I’m very pleased to announce that Dan Saks will be one of our keynotes this year! Dan is one of the world’s leading experts on the C and C++ programming languages and their use in developing embedded systems.
He is the president of Saks & Associates, which offers training and consulting in C, C++ and embedded programming. Dan has previously served as secretary of the ANSI and ISO C++ Standards committees and as a member of the ANSI C Standards committee.
Dan used to write the “Programming Pointers” column for embedded.com. He has also written for numerous publications including The C/C++ Users Journal, The C++ Report, The Journal of C Language Translation, Software Development, Embedded Systems Design and Dr. Dobb’s Journal. With Thomas Plum, he wrote C++ Programming Guidelines, which won a 1992 Computer Language Magazine Productivity Award. He has presented at conferences such as Software Development and Embedded Systems. More recently, he contributed to the CERT Secure C Coding Standard and the CERT Secure C++ Coding Standard.
Dan’s keynote, extern “C”: Talking to C Programmers About C++, will be about migrating C code (and C programmers) to modern C++:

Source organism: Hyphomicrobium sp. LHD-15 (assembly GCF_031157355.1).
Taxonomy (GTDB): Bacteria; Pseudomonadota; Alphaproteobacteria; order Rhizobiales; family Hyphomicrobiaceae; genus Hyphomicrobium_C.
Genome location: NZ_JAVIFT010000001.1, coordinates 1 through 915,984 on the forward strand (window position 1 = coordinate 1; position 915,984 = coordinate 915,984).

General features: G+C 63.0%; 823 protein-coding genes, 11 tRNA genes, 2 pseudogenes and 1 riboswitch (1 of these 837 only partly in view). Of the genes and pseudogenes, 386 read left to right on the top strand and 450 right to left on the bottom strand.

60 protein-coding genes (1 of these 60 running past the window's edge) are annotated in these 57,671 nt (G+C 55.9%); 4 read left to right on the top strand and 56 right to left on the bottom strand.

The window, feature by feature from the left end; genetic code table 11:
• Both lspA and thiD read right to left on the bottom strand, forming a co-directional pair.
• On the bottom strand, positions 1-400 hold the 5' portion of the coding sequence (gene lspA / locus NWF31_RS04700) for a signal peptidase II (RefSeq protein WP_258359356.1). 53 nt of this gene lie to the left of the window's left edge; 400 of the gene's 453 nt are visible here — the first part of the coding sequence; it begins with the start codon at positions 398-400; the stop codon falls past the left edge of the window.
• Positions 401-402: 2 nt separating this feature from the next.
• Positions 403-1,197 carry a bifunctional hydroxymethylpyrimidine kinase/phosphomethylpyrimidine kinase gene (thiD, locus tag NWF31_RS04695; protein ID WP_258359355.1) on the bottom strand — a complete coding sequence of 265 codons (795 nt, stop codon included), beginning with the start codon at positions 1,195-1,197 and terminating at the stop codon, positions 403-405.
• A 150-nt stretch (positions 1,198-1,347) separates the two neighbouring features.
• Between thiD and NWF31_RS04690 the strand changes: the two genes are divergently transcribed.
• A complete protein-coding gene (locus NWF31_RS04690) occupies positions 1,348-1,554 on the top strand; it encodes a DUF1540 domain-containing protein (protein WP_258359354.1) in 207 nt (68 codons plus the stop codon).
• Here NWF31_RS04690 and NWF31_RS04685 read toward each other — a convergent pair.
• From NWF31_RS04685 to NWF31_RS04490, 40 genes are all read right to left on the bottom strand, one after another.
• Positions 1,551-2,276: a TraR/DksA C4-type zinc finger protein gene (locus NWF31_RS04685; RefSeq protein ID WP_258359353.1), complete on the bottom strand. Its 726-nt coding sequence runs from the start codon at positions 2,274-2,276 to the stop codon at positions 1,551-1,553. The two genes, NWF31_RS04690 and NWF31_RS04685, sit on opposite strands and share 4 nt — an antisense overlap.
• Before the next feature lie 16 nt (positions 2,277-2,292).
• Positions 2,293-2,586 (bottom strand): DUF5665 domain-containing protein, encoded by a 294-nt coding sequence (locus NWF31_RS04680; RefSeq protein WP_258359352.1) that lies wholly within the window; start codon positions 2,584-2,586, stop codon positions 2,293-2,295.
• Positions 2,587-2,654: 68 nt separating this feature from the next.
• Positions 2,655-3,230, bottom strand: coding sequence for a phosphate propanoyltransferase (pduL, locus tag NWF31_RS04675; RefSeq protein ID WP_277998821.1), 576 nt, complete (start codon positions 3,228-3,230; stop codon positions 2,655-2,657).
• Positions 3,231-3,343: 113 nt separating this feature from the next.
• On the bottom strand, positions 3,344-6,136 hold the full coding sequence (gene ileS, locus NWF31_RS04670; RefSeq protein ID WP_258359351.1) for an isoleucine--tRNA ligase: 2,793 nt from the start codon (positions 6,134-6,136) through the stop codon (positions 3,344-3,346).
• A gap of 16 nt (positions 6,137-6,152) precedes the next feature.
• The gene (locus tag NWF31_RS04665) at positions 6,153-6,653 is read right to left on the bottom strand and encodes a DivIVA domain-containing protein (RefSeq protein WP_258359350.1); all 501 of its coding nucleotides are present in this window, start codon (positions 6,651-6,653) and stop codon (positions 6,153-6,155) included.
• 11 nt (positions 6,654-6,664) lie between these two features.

Most of us have heard this story. We’ve even told it ourselves…
C++ is nearly all of C, plus a whole lot more. Migrating code from C to C++ is pretty easy. Moreover, the migration itself can yield immediate benefits by exposing questionable type conversions that can be sources of latent bugs. After migration, the code performs as well in C++ as in the original C. And now that it’s C++, you have ready access to a wealth of advanced features you can (but don’t have to) use to implement enhancements.
Who wouldn’t want that? Legions of C programmers, apparently.
Despite the success of C++ in numerous application domains, C remains considerably more popular, especially in embedded, automotive, and aerospace applications. In many cases, projects resist C++ because their managers think the risks outweigh the benefits. In other cases, the resistance comes from programmers who persist in believing bad things about C++, even when those things aren’t true.
What can the C++ community do to overcome this resistance? Drawing on lessons from cognitive science, linguistics and psychology, and (of course) computer science, this talk offers suggestions about how to make the case for C++ more persuasive to C programmers.
We’ve got some program previews from three tracks today:
Here’s some of our content on embedded programming:
We’ve also got a lot of great talks about the upcoming Coroutines TS:
And finally, some talks about accelerator and GPU programming:
Come join us at CppCon in Bellevue this September – registration is still open!
— Bryce Adelstein Lelbach